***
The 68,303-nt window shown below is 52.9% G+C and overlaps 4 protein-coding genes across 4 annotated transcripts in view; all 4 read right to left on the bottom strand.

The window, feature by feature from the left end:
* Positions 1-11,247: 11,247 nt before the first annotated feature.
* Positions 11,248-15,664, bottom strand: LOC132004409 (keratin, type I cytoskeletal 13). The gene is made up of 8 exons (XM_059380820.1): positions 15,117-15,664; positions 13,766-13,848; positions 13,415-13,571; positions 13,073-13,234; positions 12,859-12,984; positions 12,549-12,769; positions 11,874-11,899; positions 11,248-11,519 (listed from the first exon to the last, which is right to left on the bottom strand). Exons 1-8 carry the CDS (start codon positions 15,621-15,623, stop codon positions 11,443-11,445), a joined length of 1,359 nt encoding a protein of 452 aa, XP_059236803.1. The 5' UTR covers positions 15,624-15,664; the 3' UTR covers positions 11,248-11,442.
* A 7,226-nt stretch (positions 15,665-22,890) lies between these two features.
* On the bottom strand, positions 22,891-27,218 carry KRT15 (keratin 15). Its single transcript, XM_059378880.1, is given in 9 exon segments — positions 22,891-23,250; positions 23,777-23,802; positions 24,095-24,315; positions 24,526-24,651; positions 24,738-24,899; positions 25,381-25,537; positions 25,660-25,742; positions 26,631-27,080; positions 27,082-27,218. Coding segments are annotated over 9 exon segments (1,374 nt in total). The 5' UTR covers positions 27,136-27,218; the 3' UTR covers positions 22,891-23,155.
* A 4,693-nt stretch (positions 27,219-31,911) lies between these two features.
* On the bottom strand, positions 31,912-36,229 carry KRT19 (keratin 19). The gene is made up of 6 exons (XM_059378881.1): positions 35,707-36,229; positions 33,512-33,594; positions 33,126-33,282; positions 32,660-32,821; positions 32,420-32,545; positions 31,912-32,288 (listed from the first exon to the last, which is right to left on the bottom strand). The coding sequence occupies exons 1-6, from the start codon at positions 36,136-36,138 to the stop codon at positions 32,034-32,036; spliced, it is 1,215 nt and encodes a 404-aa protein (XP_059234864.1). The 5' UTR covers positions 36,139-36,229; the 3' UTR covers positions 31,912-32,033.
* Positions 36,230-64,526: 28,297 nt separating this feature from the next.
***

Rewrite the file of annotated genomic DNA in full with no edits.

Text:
The 68,303-nt window shown below is 52.9% G+C and overlaps 4 protein-coding genes across 4 annotated transcripts in view; all 4 read right to left on the bottom strand.

The window, feature by feature from the left end:
* Positions 1-11,247: 11,247 nt before the first annotated feature.
* Positions 11,248-15,664, bottom strand: LOC132004409 (keratin, type I cytoskeletal 13). The gene is made up of 8 exons (XM_059380820.1): positions 15,117-15,664; positions 13,766-13,848; positions 13,415-13,571; positions 13,073-13,234; positions 12,859-12,984; positions 12,549-12,769; positions 11,874-11,899; positions 11,248-11,519 (listed from the first exon to the last, which is right to left on the bottom strand). Exons 1-8 carry the CDS (start codon positions 15,621-15,623, stop codon positions 11,443-11,445), a joined length of 1,359 nt encoding a protein of 452 aa, XP_059236803.1. The 5' UTR covers positions 15,624-15,664; the 3' UTR covers positions 11,248-11,442.
* A 7,226-nt stretch (positions 15,665-22,890) lies between these two features.
* On the bottom strand, positions 22,891-27,218 carry KRT15 (keratin 15). Its single transcript, XM_059378880.1, is given in 9 exon segments — positions 22,891-23,250; positions 23,777-23,802; positions 24,095-24,315; positions 24,526-24,651; positions 24,738-24,899; positions 25,381-25,537; positions 25,660-25,742; positions 26,631-27,080; positions 27,082-27,218. Coding segments are annotated over 9 exon segments (1,374 nt in total). The 5' UTR covers positions 27,136-27,218; the 3' UTR covers positions 22,891-23,155.
* A 4,693-nt stretch (positions 27,219-31,911) lies between these two features.
* On the bottom strand, positions 31,912-36,229 carry KRT19 (keratin 19). The gene is made up of 6 exons (XM_059378881.1): positions 35,707-36,229; positions 33,512-33,594; positions 33,126-33,282; positions 32,660-32,821; positions 32,420-32,545; positions 31,912-32,288 (listed from the first exon to the last, which is right to left on the bottom strand). The coding sequence occupies exons 1-6, from the start codon at positions 36,136-36,138 to the stop codon at positions 32,034-32,036; spliced, it is 1,215 nt and encodes a 404-aa protein (XP_059234864.1). The 5' UTR covers positions 36,139-36,229; the 3' UTR covers positions 31,912-32,033.
* Positions 36,230-64,526: 28,297 nt separating this feature from the next.